Web Experience Improvements on Google Chrome
All to often we take our ability to perform a quick Google search or read a blog post for granted, but for those with a visual impairment, the experience can be far more difficult.
As with anything, Google are on the case. Chrome appears to be on another level when it comes to improving the user experience for those with a visual impairment. From a bell ring to signal a page has loaded to colour enhancers to assist those who suffer with colour blindness, Google certainly are committed to making the web more accessible for all.
In the following paragraphs we’ll take a closer look at the top accessibility extensions for Chrome that will make a big difference to your web experience.
Have you ever stumbled across a site that uses what appears to be the smallest font size known to man? We know we have! In such situations you’ll probably try to read the text for a few seconds but after no joy you’ll go elsewhere.
Chromevis solves the problem. It’s a simple magnifier that will magnify any highlighted text. All you need to do is highlight the area of text that you would like to read and a separate ‘lens’ area will appear at the top of your browser.
Chromevis isn’t just useful for those who struggle to read smaller text, its also ideal for anyone who suffers from conditions like dyslexia.
For some, identifying whether or not a webpage is fully loaded can be quite difficult.
ChromeVox is Google’s screen reader offering and if you struggle to identify if a page is completely loaded and ready for you to navigate, you’ll find it extremely useful.
ChromeVox couldn’t be easier to use. Once installed, the browser will make a chiming sound, so you’ll know when you can start navigating and interacting with the site. It also offers sophisticated features for browsing webpages and providing summaries of any page’s content without laboriously reading out every single word.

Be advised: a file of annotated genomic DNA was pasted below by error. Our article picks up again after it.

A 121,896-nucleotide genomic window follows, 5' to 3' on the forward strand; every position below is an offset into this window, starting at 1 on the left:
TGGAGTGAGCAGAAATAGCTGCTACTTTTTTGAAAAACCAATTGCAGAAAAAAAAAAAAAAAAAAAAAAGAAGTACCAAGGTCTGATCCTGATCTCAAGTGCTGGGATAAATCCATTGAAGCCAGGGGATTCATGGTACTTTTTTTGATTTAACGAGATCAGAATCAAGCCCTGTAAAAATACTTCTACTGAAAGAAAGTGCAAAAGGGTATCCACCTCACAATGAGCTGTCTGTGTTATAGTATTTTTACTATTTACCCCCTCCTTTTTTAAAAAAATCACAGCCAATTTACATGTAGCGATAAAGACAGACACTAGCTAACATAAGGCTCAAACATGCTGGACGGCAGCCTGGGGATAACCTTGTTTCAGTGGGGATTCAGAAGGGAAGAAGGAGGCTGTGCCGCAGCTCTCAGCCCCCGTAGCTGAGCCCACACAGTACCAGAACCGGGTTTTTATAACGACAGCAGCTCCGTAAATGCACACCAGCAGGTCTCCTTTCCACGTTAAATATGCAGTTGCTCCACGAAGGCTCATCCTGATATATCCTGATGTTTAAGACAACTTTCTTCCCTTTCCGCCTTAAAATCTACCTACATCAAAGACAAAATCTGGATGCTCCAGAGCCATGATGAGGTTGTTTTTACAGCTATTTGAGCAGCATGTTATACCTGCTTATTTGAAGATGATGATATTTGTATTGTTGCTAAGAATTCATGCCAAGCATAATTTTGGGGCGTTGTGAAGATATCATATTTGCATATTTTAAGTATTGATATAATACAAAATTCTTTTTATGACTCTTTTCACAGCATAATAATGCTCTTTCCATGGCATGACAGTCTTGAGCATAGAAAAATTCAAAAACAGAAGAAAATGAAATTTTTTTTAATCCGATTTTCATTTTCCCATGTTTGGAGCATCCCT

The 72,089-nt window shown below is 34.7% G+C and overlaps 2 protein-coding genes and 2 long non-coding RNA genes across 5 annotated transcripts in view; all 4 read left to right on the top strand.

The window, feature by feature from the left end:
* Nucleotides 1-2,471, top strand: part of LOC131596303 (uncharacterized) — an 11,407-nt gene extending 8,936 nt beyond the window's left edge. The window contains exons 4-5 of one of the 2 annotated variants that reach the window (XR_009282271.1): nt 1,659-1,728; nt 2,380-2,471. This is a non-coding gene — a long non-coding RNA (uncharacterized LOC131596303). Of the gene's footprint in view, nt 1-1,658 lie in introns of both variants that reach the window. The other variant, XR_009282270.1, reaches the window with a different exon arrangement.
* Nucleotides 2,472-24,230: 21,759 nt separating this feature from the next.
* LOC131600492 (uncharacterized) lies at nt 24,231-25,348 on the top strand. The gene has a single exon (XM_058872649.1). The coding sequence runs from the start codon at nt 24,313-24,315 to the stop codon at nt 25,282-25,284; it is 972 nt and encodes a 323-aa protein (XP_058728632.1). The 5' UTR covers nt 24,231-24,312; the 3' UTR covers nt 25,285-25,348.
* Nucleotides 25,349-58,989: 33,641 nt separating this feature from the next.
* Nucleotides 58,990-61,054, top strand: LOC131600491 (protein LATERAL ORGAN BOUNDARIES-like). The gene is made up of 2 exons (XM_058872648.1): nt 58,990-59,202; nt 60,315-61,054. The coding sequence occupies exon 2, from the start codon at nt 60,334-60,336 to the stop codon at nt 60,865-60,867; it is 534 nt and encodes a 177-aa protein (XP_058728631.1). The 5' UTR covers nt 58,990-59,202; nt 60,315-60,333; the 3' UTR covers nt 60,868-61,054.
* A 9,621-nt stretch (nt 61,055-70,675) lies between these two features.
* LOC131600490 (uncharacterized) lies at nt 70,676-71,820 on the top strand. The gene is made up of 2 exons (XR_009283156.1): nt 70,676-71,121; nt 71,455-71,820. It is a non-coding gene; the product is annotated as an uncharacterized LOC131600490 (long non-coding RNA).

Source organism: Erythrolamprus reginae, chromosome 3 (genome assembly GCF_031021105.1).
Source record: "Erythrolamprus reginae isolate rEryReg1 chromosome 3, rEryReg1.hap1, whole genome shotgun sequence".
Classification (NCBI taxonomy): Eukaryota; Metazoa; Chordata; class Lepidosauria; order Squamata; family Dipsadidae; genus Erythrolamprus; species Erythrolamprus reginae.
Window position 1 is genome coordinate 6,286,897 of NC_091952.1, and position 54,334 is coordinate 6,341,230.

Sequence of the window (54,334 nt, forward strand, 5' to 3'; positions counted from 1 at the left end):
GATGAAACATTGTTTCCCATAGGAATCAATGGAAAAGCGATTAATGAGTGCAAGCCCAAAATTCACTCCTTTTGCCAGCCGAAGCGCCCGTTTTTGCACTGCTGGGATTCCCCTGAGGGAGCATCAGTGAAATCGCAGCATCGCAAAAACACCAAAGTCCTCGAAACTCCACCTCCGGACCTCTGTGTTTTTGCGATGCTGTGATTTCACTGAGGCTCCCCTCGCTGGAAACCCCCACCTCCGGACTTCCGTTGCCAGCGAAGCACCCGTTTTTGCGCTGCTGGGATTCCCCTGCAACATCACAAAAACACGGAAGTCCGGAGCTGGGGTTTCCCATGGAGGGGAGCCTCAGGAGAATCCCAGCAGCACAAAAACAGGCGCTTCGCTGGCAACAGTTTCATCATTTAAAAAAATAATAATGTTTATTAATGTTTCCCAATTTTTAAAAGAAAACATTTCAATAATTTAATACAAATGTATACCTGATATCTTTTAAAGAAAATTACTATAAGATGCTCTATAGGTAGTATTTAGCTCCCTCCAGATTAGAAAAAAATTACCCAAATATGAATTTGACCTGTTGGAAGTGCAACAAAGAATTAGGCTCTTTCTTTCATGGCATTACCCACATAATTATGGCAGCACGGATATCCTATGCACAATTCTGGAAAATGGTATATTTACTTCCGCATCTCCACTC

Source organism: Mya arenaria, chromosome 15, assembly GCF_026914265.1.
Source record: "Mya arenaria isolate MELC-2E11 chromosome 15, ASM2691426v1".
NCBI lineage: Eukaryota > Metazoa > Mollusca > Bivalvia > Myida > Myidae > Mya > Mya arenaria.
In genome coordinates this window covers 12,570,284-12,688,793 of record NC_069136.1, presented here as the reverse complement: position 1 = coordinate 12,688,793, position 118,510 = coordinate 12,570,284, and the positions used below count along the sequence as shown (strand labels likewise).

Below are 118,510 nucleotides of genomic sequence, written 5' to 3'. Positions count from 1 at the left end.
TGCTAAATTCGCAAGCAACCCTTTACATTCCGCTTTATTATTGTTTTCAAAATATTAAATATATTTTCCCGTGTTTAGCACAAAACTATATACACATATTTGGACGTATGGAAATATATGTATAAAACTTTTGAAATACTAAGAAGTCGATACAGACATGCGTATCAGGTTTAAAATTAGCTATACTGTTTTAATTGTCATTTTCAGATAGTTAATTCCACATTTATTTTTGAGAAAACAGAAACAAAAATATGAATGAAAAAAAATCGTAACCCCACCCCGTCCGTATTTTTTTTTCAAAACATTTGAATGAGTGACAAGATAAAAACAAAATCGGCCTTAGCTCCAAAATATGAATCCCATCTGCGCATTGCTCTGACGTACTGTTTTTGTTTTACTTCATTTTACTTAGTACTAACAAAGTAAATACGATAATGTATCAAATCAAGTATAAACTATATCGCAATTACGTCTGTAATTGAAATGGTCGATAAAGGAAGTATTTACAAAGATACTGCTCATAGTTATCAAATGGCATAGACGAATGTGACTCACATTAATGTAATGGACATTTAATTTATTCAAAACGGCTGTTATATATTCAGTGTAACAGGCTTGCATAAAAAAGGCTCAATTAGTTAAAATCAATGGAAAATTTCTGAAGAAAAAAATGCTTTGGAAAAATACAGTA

ChromeVox is an ideal way to browse the web without having to rely solely on your vision. It is a superb choice for users with more severe visual impairments.
Certain computers also have voice commands that work with browsers, so if you want to take your experience with ChromeVox to a new level, take a closer look at your computer system to see what form of voice commands it has to offer. You might just be able to navigate the web without ever placing your hands on the keyboard.
Colour blindness is far more common than you may think; about 4.5% of the world’s population suffers from it. For such users, certain common colour combinations make it extremely difficult for them to identify text and images.
If a colour blind user views a site that largely uses such colour combinations as part of their design, the chances are that they will struggle to read text and understand any images or calls to action that are used. This means a poor user experience for the person and a lost customer for the website. Some sites, such as Facebook, are designed with colour blind users in mind but unfortunately this is the exception rather than the rule.
Enter Color Enhancer. It takes a few seconds to install this addon and once you have it on your system it will walk you through a colour calibration process and add customised colour filters to your browser. This means that your viewing experience will be adapted to your own specific visual needs, so images and text that were difficult to make out in the past will be much more welcoming in the future.
Do you think that these addons will make the web far more accessible for those with visual impairments? Get involved in the conversation and let us know in the comment box.